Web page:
Those who join the S.S.S. (which may eventually take on a more novel name — The Eagle’s Clutch, anyone?) will, at an absolute minimum, receive the cartoon via email each week as soon as it is ready for consumption. I have big plans to include bonus material, such as behind-the-scenes glimpses of the creative process and photos of what I’m up to. You’ll also stay in the loop regarding public appearances, side projects, and forthcoming books.

So sign up today! It’s cheap and easy and will give you a warm, gentle glow of satisfaction.


And now a word about “republics” vs. “democracies”

I’ve received many comments over the past week about my last cartoon, snootily lecturing me that “We live in a republic, not a democracy.” I’m posting my response here so I can point people to it in the future.

1. A constitutional republic is a form of democracy. To quote from this:

The United States is not a direct democracy, in the sense of a country in which laws (and other government decisions) are made predominantly by majority vote. Some lawmaking is done this way, on the state and local levels, but it’s only a tiny fraction of all lawmaking. But we are a representative democracy, which is a form of democracy.

2. It’s not big or small government that I care about; it’s smart or stupid. In other words, it’s about policy, not “the government.” Once you start doing away with government, or the idea that government regulation is necessary, you grant more power to corporations and Wall Street. Government exists as a check on abuses of power by moneyed interests. While government can be corrupt to varying degrees, the fashionably cynical belief that all government is inherently corrupt is an idea that enables corruption.

The primary way to end government corruption is through campaign finance reform and publicly-funded elections. Anti-government libertarians have not supported candidates or policies that would lead to this outcome. Gorsuch will uphold Citizens United, ensuring future corruption of politicians by moneyed interests, furthering the right-wing ideology that government is inherently corrupt. And so the cycle continues.


Reader mail on right-wing “political correctness”

I appreciated this note from reader Alex, in response to my recent comic on the concept of political correctness:

I’ve been reading your comic for years and I loved your latest one on right wing political correctness—something that seems to get completely ignored!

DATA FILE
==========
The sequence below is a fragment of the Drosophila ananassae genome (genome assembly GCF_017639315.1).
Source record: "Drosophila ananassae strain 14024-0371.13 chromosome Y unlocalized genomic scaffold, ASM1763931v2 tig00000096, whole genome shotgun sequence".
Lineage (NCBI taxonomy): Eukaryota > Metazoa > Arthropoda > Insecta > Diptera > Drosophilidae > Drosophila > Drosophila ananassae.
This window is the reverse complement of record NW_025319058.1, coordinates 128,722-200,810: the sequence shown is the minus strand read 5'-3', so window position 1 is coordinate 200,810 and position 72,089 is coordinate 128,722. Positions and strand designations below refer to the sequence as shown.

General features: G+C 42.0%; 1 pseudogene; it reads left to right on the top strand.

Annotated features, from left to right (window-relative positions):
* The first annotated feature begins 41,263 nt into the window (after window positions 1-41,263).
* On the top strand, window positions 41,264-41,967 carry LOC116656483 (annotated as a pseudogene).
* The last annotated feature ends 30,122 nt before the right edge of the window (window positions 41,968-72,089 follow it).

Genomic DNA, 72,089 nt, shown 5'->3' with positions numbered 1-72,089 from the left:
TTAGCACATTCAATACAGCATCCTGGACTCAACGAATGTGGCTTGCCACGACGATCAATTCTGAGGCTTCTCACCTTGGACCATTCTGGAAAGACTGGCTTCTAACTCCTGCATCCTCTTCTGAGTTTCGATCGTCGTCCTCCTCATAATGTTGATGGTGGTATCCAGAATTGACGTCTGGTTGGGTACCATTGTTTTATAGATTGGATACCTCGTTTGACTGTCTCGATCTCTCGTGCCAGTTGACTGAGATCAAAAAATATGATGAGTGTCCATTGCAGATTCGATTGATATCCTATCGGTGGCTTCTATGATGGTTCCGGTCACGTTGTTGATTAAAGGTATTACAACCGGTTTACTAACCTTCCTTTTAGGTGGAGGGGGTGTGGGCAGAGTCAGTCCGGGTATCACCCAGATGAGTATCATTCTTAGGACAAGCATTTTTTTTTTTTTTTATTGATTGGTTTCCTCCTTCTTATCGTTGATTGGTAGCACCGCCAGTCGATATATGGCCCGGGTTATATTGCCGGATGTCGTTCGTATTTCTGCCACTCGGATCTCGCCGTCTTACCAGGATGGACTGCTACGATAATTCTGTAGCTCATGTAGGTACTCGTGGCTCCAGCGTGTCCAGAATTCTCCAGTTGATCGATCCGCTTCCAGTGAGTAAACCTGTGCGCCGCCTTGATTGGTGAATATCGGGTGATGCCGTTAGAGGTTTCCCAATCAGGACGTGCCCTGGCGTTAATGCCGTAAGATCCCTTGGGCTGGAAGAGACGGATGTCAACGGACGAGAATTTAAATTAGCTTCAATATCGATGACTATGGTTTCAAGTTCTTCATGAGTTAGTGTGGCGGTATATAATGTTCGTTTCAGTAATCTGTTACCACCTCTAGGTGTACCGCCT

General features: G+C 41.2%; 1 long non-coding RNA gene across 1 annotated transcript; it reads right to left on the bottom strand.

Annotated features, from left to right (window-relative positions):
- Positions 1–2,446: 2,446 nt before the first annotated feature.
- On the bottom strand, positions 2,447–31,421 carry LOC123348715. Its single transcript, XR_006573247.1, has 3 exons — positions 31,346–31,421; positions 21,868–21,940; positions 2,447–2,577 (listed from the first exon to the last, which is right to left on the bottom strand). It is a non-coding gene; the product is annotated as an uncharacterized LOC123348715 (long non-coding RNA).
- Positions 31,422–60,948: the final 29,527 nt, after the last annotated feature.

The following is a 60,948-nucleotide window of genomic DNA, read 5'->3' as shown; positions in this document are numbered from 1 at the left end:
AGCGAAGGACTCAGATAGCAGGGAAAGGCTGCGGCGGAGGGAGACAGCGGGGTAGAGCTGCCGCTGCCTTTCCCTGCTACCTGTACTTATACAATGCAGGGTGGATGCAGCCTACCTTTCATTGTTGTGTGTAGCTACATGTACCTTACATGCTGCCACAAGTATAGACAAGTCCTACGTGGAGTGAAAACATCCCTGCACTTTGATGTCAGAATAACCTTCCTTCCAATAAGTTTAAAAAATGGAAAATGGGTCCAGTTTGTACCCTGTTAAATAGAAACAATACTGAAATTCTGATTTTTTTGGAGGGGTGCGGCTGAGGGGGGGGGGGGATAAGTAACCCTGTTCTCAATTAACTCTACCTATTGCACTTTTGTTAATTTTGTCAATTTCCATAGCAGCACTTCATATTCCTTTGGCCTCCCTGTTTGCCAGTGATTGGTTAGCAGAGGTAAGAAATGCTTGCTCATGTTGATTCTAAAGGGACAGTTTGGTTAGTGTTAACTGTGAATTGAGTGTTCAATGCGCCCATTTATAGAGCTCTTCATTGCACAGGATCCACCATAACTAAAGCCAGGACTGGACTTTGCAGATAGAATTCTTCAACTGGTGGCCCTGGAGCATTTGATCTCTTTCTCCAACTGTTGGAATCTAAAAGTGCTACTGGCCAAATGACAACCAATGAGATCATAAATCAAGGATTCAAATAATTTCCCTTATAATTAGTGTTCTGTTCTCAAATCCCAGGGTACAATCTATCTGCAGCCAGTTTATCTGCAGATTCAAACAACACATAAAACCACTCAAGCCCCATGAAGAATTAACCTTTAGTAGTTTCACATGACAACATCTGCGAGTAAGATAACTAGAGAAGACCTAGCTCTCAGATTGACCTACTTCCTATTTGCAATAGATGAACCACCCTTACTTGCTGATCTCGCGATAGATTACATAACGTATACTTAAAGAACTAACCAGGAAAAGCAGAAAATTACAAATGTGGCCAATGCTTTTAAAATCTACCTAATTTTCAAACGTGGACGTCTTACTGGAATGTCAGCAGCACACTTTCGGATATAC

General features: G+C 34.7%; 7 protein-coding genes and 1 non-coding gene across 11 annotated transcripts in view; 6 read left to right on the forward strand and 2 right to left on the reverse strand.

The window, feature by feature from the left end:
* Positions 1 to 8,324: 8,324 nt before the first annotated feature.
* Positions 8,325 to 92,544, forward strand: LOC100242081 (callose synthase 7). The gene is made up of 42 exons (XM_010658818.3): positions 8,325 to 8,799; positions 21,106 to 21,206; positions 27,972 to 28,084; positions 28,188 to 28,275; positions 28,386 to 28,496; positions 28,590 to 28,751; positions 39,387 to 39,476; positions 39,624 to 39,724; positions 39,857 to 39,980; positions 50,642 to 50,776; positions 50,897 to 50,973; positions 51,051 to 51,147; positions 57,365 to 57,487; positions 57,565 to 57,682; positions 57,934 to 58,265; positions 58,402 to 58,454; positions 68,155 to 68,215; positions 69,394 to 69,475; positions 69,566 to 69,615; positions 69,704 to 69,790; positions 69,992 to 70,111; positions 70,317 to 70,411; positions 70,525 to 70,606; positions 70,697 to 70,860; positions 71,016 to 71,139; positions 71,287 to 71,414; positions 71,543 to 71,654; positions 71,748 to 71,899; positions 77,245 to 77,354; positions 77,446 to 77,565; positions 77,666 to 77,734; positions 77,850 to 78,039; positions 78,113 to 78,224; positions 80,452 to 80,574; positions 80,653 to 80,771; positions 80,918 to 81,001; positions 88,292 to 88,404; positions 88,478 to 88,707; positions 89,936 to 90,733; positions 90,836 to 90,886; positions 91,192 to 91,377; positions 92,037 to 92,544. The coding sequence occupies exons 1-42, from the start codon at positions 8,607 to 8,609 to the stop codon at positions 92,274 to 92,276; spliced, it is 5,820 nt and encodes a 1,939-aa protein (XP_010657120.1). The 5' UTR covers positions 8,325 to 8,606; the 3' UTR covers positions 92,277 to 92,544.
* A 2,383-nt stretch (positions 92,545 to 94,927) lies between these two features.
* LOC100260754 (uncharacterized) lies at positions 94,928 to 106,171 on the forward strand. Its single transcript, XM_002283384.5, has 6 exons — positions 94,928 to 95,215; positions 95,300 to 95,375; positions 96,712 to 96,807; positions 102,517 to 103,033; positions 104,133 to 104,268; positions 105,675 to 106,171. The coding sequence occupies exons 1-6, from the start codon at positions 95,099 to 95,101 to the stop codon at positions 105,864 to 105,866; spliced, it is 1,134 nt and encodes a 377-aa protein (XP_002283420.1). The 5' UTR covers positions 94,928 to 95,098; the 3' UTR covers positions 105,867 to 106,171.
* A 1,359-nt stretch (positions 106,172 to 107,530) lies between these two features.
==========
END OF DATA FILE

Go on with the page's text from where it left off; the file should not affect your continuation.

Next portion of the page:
I’ve made a list of right wing political correctness in the States I thought you’d enjoy:

You cannot critique:
Military
Police officers (particularly policeMEN), firefighters (particularly fireMEN)
America
Americanism
Patriotism/Nationalism/Fourth of July
Christians
Christian Holidays (and you must say Merry Christmas/Happy Easter)
White victims of crime/trauma
Football
Eating meat
Guns

You cannot use:
[The terms] heteronormative, internalized misogyny, implicit bias/racism, white privilege, racist (must say racial bias), sexist
Data, science, statistics that contradicts “feelings” (of white people that is)
Words to describe terrorists other than Islamic extremist .

You cannot talk about:
Drug addicts as victims rather than criminals
Reasons why someone might get an abortion
Birth control
Criminals as people
Terrorists as people
Cycles of poverty
Terrorism committed by white people
Excitement about “first woman” or “first X”


A comic essay on medical marijuana

Go check out this piece I edited for Fusion, a comic essay by Adam Bessie and Marc Parenteau that makes a compelling case for letting people use medical marijuana to ease their suffering.
HunterSThompsonPANEL


Odds and ends

A couple things I’ve been up to lately: I edited this illustrated essay by Juana Medina about her Kafkaesque experience immigrating to the U.S. Moving here legally and permanently from another country isn’t as easy as some people think.

I also had the pleasure of interviewing comedy writer Nell Scovell (credits: The Simpsons, The Muppets, Spy Magazine, among many others) for the Austin Chronicle’s SXSW coverage. We had a nice chat about bullshit and women in comedy.


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Jen Sorensen is a cartoonist seen on Daily Kos, The Nib, and in magazines and
newspapers throughout the US. She is a 2017 Pulitzer finalist and recipient of the 2014 Herblock Prize and a 2013 Robert F. Kennedy Journalism Award.